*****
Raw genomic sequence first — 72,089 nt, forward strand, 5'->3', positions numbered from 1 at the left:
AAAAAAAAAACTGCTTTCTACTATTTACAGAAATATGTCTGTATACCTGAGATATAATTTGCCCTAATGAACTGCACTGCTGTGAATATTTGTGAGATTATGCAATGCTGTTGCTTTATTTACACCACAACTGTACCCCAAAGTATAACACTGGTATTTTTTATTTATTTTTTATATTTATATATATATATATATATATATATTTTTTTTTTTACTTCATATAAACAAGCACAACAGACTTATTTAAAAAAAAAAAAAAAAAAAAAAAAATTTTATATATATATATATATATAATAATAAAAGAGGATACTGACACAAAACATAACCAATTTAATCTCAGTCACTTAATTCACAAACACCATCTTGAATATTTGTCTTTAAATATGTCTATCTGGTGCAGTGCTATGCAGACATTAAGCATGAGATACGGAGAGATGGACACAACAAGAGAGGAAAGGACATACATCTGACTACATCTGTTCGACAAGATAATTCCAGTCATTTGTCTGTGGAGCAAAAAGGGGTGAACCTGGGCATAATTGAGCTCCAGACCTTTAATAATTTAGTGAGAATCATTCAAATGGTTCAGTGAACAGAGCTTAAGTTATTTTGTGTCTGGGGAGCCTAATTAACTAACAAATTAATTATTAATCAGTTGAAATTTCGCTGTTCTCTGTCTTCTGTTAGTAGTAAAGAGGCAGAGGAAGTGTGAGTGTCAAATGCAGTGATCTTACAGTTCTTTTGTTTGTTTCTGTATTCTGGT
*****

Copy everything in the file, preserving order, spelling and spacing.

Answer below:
Raw genomic sequence first — 72,089 nt, forward strand, 5'->3', positions numbered from 1 at the left:
AAAAAAAAAACTGCTTTCTACTATTTACAGAAATATGTCTGTATACCTGAGATATAATTTGCCCTAATGAACTGCACTGCTGTGAATATTTGTGAGATTATGCAATGCTGTTGCTTTATTTACACCACAACTGTACCCCAAAGTATAACACTGGTATTTTTTATTTATTTTTTATATTTATATATATATATATATATATATATTTTTTTTTTTACTTCATATAAACAAGCACAACAGACTTATTTAAAAAAAAAAAAAAAAAAAAAAAAATTTTATATATATATATATATATAATAATAAAAGAGGATACTGACACAAAACATAACCAATTTAATCTCAGTCACTTAATTCACAAACACCATCTTGAATATTTGTCTTTAAATATGTCTATCTGGTGCAGTGCTATGCAGACATTAAGCATGAGATACGGAGAGATGGACACAACAAGAGAGGAAAGGACATACATCTGACTACATCTGTTCGACAAGATAATTCCAGTCATTTGTCTGTGGAGCAAAAAGGGGTGAACCTGGGCATAATTGAGCTCCAGACCTTTAATAATTTAGTGAGAATCATTCAAATGGTTCAGTGAACAGAGCTTAAGTTATTTTGTGTCTGGGGAGCCTAATTAACTAACAAATTAATTATTAATCAGTTGAAATTTCGCTGTTCTCTGTCTTCTGTTAGTAGTAAAGAGGCAGAGGAAGTGTGAGTGTCAAATGCAGTGATCTTACAGTTCTTTTGTTTGTTTCTGTATTCTGGT